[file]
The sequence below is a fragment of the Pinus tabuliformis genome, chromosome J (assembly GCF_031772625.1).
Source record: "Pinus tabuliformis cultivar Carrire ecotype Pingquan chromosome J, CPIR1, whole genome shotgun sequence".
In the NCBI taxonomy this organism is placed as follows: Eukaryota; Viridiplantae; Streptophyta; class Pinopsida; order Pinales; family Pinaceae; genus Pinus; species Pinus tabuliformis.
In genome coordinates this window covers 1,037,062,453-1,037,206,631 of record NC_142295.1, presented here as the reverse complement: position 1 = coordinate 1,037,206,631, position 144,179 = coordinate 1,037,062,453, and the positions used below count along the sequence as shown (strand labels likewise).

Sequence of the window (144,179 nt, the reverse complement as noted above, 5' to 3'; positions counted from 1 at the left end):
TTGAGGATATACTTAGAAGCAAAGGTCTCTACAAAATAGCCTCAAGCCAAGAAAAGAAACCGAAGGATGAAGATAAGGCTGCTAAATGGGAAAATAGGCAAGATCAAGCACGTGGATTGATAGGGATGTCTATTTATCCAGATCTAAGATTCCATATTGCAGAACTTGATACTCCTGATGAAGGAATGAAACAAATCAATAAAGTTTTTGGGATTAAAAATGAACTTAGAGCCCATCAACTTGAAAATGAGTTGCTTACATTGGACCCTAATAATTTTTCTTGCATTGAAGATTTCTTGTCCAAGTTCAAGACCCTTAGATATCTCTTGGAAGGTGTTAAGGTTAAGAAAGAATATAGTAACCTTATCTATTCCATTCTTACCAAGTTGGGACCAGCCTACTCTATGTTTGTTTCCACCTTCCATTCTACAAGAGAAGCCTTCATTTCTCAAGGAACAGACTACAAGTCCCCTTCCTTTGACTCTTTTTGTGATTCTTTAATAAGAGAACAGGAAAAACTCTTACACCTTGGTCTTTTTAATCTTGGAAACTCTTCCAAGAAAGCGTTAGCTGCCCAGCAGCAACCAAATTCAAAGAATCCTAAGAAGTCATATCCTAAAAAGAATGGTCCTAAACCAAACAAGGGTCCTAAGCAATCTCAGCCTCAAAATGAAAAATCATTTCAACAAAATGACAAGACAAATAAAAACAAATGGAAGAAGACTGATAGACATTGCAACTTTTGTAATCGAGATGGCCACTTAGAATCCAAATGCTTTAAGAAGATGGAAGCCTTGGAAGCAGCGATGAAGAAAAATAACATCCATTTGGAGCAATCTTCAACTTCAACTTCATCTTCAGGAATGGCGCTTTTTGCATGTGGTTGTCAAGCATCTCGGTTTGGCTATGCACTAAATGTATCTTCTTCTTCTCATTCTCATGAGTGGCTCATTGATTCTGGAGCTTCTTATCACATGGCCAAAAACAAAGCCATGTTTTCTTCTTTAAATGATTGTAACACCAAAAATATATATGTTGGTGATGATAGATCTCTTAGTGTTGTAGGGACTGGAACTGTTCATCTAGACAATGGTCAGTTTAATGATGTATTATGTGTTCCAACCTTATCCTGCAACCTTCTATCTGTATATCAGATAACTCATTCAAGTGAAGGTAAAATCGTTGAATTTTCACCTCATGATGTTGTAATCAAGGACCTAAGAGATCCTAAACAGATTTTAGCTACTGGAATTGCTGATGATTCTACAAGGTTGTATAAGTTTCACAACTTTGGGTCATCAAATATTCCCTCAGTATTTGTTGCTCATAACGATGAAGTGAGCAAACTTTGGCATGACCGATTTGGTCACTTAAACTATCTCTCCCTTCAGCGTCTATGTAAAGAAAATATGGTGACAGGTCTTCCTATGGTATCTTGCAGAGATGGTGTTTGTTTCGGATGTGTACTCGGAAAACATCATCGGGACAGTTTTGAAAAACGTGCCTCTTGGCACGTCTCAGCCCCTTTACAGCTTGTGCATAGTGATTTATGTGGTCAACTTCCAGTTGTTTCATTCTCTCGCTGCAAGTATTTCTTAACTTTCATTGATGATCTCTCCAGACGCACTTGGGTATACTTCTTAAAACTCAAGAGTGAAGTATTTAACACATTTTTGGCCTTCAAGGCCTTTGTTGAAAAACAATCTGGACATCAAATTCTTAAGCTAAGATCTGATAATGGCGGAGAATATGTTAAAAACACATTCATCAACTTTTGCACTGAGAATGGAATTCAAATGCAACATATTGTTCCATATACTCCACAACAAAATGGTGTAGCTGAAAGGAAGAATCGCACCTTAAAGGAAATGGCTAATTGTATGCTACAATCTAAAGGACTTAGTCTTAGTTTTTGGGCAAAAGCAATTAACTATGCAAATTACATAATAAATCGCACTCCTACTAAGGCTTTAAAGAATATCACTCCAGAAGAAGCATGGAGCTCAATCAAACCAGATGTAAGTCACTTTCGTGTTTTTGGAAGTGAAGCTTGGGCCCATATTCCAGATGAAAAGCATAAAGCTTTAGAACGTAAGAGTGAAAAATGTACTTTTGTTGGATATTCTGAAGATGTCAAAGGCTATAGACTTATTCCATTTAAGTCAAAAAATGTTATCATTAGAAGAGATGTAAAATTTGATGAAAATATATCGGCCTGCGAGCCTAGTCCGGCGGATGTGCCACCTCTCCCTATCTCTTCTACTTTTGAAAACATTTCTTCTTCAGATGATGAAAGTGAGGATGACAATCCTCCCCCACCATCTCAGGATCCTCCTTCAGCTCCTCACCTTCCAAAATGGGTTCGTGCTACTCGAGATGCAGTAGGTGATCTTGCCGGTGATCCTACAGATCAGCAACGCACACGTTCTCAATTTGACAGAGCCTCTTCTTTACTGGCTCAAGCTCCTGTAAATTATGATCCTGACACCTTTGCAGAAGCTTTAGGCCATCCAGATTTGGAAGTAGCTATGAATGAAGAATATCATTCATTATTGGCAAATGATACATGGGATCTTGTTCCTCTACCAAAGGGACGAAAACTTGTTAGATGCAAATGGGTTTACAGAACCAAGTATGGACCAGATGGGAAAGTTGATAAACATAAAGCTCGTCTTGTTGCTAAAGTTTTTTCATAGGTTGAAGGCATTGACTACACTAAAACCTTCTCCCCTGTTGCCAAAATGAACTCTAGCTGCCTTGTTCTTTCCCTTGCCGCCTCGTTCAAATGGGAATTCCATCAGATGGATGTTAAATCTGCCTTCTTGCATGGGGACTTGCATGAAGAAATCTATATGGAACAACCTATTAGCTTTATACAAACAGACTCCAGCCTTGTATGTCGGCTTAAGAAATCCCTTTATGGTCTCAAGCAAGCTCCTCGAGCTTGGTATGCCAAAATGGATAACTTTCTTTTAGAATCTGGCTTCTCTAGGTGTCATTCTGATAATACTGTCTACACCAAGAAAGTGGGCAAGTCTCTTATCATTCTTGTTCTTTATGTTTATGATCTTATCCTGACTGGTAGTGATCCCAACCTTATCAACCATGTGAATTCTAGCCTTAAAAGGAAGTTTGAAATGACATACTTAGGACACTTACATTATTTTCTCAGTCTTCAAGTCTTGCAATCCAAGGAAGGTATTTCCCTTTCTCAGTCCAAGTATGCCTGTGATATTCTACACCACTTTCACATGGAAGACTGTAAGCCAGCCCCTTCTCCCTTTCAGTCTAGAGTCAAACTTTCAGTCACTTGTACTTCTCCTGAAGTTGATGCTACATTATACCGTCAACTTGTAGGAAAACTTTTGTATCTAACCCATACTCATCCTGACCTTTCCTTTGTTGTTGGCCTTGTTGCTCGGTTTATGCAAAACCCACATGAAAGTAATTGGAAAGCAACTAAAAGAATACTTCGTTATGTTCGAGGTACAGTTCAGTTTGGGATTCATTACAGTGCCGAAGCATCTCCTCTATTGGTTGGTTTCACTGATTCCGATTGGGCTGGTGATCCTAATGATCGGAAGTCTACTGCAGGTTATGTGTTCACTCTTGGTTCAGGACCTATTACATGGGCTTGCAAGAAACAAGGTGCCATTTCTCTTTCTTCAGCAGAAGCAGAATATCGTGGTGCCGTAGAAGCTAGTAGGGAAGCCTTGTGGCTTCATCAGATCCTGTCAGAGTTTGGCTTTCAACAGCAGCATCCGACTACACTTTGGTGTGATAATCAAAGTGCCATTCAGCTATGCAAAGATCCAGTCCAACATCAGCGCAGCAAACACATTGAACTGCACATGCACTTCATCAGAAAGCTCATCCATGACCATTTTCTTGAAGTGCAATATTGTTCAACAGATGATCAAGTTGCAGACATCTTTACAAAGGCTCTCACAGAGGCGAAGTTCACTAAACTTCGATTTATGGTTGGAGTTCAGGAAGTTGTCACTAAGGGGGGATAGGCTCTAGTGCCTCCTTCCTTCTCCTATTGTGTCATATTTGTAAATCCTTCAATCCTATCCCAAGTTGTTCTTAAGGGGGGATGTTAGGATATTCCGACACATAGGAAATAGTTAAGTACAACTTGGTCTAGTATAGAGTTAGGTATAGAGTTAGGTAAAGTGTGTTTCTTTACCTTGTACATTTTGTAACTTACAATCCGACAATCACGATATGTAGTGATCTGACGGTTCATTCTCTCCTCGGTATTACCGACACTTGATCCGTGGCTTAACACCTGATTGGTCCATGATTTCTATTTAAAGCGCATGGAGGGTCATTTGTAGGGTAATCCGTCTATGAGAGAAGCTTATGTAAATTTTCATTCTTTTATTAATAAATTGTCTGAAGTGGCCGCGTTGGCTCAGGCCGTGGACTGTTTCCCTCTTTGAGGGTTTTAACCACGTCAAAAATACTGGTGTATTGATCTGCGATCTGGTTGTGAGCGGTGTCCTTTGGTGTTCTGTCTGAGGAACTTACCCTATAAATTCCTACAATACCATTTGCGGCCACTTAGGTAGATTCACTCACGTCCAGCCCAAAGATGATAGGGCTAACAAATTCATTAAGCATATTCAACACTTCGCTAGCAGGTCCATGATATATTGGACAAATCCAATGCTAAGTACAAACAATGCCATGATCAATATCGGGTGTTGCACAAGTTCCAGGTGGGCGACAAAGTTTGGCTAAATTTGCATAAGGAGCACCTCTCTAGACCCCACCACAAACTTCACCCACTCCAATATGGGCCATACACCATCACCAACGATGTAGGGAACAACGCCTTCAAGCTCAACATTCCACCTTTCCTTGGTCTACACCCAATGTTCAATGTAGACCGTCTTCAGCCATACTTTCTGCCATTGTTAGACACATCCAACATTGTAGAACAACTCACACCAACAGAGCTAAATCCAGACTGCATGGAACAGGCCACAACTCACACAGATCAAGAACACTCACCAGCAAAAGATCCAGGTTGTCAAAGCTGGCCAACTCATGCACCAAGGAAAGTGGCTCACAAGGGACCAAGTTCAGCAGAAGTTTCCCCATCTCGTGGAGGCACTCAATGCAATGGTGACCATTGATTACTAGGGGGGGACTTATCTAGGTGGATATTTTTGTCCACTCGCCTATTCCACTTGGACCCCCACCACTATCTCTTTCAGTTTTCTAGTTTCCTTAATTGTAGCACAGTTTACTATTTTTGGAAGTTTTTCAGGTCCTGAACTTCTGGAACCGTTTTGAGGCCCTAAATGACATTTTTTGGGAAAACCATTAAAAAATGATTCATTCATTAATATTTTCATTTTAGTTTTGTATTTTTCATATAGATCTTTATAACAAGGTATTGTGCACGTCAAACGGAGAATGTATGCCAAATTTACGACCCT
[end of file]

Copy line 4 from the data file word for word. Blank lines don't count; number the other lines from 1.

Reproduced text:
In genome coordinates this window covers 1,037,062,453-1,037,206,631 of record NC_142295.1, presented here as the reverse complement: position 1 = coordinate 1,037,206,631, position 144,179 = coordinate 1,037,062,453, and the positions used below count along the sequence as shown (strand labels likewise).